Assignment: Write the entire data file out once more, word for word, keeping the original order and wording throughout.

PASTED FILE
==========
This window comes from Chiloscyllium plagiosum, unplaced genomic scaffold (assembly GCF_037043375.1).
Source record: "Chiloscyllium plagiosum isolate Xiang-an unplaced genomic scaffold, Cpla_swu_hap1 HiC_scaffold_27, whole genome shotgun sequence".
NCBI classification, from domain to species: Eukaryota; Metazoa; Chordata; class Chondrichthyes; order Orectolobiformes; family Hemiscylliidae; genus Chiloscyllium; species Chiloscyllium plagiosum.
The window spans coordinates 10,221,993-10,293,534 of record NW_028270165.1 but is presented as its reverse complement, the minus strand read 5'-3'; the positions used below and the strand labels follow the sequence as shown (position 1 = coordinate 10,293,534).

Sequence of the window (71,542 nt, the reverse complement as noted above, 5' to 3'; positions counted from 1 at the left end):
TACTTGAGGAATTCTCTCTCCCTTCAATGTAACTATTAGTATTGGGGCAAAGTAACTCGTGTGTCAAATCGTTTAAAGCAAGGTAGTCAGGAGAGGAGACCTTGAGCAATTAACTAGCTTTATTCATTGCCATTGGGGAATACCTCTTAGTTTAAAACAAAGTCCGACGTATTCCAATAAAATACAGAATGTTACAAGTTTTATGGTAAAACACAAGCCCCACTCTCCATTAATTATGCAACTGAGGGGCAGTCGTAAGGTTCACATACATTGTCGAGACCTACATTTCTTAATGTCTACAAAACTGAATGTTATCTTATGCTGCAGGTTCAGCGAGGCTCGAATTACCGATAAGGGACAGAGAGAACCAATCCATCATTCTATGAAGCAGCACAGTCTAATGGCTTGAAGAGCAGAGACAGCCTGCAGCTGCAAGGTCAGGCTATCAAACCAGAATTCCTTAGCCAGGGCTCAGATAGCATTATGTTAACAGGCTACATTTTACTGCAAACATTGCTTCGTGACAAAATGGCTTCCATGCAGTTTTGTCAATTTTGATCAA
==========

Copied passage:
This window comes from Chiloscyllium plagiosum, unplaced genomic scaffold (assembly GCF_037043375.1).
Source record: "Chiloscyllium plagiosum isolate Xiang-an unplaced genomic scaffold, Cpla_swu_hap1 HiC_scaffold_27, whole genome shotgun sequence".
NCBI classification, from domain to species: Eukaryota; Metazoa; Chordata; class Chondrichthyes; order Orectolobiformes; family Hemiscylliidae; genus Chiloscyllium; species Chiloscyllium plagiosum.
The window spans coordinates 10,221,993-10,293,534 of record NW_028270165.1 but is presented as its reverse complement, the minus strand read 5'-3'; the positions used below and the strand labels follow the sequence as shown (position 1 = coordinate 10,293,534).

Sequence of the window (71,542 nt, the reverse complement as noted above, 5' to 3'; positions counted from 1 at the left end):
TACTTGAGGAATTCTCTCTCCCTTCAATGTAACTATTAGTATTGGGGCAAAGTAACTCGTGTGTCAAATCGTTTAAAGCAAGGTAGTCAGGAGAGGAGACCTTGAGCAATTAACTAGCTTTATTCATTGCCATTGGGGAATACCTCTTAGTTTAAAACAAAGTCCGACGTATTCCAATAAAATACAGAATGTTACAAGTTTTATGGTAAAACACAAGCCCCACTCTCCATTAATTATGCAACTGAGGGGCAGTCGTAAGGTTCACATACATTGTCGAGACCTACATTTCTTAATGTCTACAAAACTGAATGTTATCTTATGCTGCAGGTTCAGCGAGGCTCGAATTACCGATAAGGGACAGAGAGAACCAATCCATCATTCTATGAAGCAGCACAGTCTAATGGCTTGAAGAGCAGAGACAGCCTGCAGCTGCAAGGTCAGGCTATCAAACCAGAATTCCTTAGCCAGGGCTCAGATAGCATTATGTTAACAGGCTACATTTTACTGCAAACATTGCTTCGTGACAAAATGGCTTCCATGCAGTTTTGTCAATTTTGATCAA